Flannery spreads goodwill in Limerick city

Nick Rabbitts


Nick Rabbitts

RUGBY star Jerry Flannery swapped the red of Munster for the red suit of Santa Claus as part of a fundraising drive.

RUGBY star Jerry Flannery swapped the red of Munster for the red suit of Santa Claus as part of a fundraising drive.

Jerry, whose father is proprietor of Jerry Flannery’s pub on Catherine Street, agreed to dress up as Santa Claus for three and a half hours last week as traders from Catherine and Roches Streets raised €1,000 for St Camillus’ Hospital.

More than 60 traders on the two streets got together for a Christmas get together last week in the bar.

And with a €15 entry fee, and a raffle with star prizes, the traders raised €1,000 for the Shelbourne Road hospital, who will use the funding to buy Ipads and other things to help patients recover and rehabilitate.

Grainne Vaughan, proprietor of Joli Boutique, and the newly opened La Copa shoe shop which lie side by side in Roches Street, organised the night out.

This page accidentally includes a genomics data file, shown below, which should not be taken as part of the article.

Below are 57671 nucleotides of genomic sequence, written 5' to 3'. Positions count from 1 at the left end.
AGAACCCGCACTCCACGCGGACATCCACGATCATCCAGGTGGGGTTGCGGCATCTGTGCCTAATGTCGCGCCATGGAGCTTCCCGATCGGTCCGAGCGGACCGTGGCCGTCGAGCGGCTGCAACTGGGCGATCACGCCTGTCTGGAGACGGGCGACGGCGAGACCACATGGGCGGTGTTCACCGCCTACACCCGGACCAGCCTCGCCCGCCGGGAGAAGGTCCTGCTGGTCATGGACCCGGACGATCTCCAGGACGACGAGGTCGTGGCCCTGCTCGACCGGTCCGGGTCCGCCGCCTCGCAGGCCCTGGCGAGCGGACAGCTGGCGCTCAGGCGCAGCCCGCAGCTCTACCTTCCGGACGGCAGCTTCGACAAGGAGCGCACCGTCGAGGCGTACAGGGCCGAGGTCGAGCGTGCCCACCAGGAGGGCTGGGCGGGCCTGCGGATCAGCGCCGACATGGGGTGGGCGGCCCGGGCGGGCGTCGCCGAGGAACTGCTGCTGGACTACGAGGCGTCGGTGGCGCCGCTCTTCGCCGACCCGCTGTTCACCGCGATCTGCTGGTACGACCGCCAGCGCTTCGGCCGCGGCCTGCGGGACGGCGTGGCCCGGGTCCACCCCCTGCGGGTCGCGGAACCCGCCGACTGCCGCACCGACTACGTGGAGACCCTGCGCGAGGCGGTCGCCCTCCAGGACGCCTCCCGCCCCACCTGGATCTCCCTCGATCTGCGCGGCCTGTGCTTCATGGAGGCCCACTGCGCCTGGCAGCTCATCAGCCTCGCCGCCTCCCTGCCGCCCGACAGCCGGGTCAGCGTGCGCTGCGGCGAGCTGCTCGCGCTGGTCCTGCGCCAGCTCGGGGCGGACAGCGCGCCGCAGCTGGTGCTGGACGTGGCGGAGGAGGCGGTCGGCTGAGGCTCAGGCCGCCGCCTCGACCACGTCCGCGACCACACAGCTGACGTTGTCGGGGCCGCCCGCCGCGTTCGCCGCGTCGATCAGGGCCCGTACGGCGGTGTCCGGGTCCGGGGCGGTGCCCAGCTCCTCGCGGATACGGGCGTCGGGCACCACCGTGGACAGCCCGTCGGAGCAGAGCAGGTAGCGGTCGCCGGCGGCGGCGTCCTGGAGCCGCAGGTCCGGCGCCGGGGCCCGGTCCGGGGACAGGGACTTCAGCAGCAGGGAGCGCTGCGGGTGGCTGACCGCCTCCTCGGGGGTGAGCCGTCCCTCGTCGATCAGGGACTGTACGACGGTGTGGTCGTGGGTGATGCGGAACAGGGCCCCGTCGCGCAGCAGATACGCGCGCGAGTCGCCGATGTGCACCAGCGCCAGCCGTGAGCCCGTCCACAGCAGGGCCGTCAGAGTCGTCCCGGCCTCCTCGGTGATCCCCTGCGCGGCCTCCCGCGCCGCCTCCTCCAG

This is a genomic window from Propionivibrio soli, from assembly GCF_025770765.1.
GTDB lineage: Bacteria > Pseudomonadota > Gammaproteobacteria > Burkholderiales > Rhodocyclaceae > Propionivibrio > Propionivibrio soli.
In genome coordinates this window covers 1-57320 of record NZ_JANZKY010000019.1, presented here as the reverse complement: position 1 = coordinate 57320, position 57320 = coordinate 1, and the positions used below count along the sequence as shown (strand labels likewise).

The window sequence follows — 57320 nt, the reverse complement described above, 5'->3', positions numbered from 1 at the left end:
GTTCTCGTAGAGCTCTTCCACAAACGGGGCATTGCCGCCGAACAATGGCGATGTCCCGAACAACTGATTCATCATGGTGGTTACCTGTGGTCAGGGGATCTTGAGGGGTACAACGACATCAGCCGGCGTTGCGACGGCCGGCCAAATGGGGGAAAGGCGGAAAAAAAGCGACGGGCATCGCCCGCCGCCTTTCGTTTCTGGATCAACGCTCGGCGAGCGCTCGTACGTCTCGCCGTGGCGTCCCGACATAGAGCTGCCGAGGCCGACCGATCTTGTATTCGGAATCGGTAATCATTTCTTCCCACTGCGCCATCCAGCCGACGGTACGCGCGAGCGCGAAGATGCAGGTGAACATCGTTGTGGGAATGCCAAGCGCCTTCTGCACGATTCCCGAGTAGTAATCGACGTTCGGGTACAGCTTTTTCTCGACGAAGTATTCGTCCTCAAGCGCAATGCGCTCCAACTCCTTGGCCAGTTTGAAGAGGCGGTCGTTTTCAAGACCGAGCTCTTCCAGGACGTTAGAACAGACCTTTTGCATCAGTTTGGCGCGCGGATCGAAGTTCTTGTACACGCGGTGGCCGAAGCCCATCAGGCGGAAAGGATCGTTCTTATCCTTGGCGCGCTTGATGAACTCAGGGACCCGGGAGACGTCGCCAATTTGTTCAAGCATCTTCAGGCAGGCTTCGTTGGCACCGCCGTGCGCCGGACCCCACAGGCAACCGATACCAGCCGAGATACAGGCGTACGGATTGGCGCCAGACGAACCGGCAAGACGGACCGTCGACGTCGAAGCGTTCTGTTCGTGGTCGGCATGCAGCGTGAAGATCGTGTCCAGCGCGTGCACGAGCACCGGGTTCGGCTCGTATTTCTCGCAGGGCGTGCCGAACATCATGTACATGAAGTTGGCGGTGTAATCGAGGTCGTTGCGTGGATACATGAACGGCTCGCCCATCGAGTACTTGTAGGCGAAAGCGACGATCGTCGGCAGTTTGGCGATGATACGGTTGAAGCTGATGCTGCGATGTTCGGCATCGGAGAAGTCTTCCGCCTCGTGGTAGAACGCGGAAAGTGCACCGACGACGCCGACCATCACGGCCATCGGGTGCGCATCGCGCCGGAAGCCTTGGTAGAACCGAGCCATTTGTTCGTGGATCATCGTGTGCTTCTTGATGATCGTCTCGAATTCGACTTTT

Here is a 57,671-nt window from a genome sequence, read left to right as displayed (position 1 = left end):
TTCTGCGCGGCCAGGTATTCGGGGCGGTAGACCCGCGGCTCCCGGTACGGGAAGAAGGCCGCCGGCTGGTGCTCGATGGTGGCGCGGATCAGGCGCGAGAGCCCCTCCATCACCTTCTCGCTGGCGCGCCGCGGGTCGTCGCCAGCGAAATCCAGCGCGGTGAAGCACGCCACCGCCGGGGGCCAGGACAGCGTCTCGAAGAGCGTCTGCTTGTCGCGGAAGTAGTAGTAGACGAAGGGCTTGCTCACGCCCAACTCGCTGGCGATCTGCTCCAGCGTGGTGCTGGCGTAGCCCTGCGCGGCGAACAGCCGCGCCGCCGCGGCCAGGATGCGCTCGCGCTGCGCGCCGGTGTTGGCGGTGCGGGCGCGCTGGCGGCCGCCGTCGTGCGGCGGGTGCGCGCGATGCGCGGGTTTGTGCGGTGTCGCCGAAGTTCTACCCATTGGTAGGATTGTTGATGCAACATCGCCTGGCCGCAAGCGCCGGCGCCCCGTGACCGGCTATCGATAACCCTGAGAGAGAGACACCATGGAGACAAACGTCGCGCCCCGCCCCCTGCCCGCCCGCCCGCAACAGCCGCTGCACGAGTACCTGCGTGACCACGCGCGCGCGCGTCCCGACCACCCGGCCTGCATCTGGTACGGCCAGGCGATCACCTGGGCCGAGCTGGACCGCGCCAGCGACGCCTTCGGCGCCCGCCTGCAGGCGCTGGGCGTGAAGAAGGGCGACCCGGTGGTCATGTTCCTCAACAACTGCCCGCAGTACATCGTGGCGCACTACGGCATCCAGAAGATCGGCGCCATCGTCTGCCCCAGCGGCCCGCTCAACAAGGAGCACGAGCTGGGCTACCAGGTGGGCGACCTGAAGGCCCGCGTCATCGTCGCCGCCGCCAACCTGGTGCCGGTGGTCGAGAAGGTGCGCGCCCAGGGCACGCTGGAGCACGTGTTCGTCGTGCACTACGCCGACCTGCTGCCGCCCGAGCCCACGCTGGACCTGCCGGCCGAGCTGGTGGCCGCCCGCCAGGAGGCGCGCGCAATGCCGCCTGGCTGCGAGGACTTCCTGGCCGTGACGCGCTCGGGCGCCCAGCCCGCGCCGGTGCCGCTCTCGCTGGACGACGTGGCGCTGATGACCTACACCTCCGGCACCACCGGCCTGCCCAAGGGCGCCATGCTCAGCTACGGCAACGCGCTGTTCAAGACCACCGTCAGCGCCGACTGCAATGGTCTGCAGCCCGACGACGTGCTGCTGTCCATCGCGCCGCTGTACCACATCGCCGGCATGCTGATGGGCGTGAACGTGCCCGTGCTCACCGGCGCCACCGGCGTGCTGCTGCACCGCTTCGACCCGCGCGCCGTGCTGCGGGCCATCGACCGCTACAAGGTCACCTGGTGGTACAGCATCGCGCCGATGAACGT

Speaking to the Limerick Leader, she said the traders decided to get together for a night, because they do not do this very often.

There was a touch of poignancy, with the traders remembering one of their own: grocery shop owner Betty McDonagh who died of a stroke earlier this year.

Grainne said the evening was in memory of the popular businesswoman, saying: “We unified for one of our colleagues.”

The traders got together after a tough days work, and then partied the night away.

“We are very supportive of each other all the time, and we don’t ever get to really spend any time together. There are a lot of us around the area. It was great to have a night together rather than lots of separate nights.”

Grainne praised Munster’s number two for his efforts for the various charities he has helped down the years.

She revealed that she only asked Jerry last Monday to dress up as Father Christmas.

“I asked him only last Monday if I hired him a suit, would he wear it. And he not only wore it for about three and a half hours, but everyone who won a spot prize sat on his knee and had a photo taken with him. He was a really great sport,” she concluded.

Traders in Roches Street and Catherine Street take part in various fundraising activities throughout the year.

Every September, they hold their annual art exhibition, in which traders agree to place paintings in their window.

Shoppers who like the look of any painting can head inside to buy it, with the majority of the proceeds going to Milford Hospice and a second nominated charity. The street is renowned as a hub for independent companies.